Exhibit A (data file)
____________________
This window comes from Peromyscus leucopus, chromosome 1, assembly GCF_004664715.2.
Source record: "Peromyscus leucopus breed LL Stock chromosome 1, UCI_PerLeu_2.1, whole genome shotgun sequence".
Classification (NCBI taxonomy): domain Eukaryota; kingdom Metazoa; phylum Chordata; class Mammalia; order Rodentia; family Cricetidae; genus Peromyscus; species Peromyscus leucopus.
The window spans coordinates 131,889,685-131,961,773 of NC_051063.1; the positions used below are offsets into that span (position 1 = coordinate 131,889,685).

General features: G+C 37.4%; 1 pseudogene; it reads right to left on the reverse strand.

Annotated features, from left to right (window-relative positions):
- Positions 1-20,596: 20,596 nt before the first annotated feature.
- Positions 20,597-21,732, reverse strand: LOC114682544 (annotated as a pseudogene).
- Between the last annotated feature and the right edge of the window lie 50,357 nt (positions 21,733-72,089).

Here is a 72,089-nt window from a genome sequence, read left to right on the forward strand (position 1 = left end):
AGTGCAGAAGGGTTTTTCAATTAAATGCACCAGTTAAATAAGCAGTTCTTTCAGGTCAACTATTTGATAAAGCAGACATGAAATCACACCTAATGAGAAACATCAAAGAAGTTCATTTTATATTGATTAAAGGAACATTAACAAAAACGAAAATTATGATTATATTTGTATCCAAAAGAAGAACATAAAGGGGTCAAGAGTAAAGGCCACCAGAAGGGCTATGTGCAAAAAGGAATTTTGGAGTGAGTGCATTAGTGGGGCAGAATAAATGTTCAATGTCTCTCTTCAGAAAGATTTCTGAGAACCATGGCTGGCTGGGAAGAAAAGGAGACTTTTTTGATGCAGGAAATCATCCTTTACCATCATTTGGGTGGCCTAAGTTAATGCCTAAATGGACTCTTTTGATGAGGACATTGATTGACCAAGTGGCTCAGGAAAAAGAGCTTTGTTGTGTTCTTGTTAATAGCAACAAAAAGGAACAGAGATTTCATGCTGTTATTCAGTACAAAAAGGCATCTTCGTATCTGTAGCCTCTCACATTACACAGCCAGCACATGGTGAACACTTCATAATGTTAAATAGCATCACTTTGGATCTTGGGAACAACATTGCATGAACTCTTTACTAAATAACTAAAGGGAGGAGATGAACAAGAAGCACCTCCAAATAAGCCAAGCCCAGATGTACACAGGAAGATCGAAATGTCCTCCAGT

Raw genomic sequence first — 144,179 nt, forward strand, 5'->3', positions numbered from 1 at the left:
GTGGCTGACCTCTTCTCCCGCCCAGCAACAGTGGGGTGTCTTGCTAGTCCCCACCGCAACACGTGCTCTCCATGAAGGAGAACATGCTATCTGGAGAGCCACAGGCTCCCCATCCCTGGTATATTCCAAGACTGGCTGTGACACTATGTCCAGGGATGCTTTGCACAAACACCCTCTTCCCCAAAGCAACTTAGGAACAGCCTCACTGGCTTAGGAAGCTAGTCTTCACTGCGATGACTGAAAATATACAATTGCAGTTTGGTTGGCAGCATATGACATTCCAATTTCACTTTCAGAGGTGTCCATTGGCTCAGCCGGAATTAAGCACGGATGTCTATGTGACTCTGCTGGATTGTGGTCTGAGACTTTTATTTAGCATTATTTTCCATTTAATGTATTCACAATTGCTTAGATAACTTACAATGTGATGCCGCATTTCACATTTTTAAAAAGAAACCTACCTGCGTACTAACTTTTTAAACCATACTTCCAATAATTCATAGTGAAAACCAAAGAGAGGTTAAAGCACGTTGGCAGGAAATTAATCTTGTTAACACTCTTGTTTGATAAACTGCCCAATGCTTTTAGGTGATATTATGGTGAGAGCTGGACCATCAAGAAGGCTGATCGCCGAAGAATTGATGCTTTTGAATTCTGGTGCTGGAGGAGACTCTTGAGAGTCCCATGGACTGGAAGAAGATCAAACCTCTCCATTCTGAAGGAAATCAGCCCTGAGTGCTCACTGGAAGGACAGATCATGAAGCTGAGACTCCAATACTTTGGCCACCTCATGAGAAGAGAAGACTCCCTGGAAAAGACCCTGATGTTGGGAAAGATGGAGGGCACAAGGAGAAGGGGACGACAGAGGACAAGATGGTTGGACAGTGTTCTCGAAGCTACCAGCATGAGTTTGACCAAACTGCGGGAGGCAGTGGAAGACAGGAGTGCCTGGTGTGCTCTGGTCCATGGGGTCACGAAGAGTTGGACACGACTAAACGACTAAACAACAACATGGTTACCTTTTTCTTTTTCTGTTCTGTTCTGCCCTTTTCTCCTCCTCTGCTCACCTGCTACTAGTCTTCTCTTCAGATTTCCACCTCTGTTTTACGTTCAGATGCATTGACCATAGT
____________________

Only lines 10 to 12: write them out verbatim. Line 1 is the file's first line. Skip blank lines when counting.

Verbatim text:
Here is a 72,089-nt window from a genome sequence, read left to right on the forward strand (position 1 = left end):
AGTGCAGAAGGGTTTTTCAATTAAATGCACCAGTTAAATAAGCAGTTCTTTCAGGTCAACTATTTGATAAAGCAGACATGAAATCACACCTAATGAGAAACATCAAAGAAGTTCATTTTATATTGATTAAAGGAACATTAACAAAAACGAAAATTATGATTATATTTGTATCCAAAAGAAGAACATAAAGGGGTCAAGAGTAAAGGCCACCAGAAGGGCTATGTGCAAAAAGGAATTTTGGAGTGAGTGCATTAGTGGGGCAGAATAAATGTTCAATGTCTCTCTTCAGAAAGATTTCTGAGAACCATGGCTGGCTGGGAAGAAAAGGAGACTTTTTTGATGCAGGAAATCATCCTTTACCATCATTTGGGTGGCCTAAGTTAATGCCTAAATGGACTCTTTTGATGAGGACATTGATTGACCAAGTGGCTCAGGAAAAAGAGCTTTGTTGTGTTCTTGTTAATAGCAACAAAAAGGAACAGAGATTTCATGCTGTTATTCAGTACAAAAAGGCATCTTCGTATCTGTAGCCTCTCACATTACACAGCCAGCACATGGTGAACACTTCATAATGTTAAATAGCATCACTTTGGATCTTGGGAACAACATTGCATGAACTCTTTACTAAATAACTAAAGGGAGGAGATGAACAAGAAGCACCTCCAAATAAGCCAAGCCCAGATGTACACAGGAAGATCGAAATGTCCTCCAGT

Raw genomic sequence first — 144,179 nt, forward strand, 5'->3', positions numbered from 1 at the left: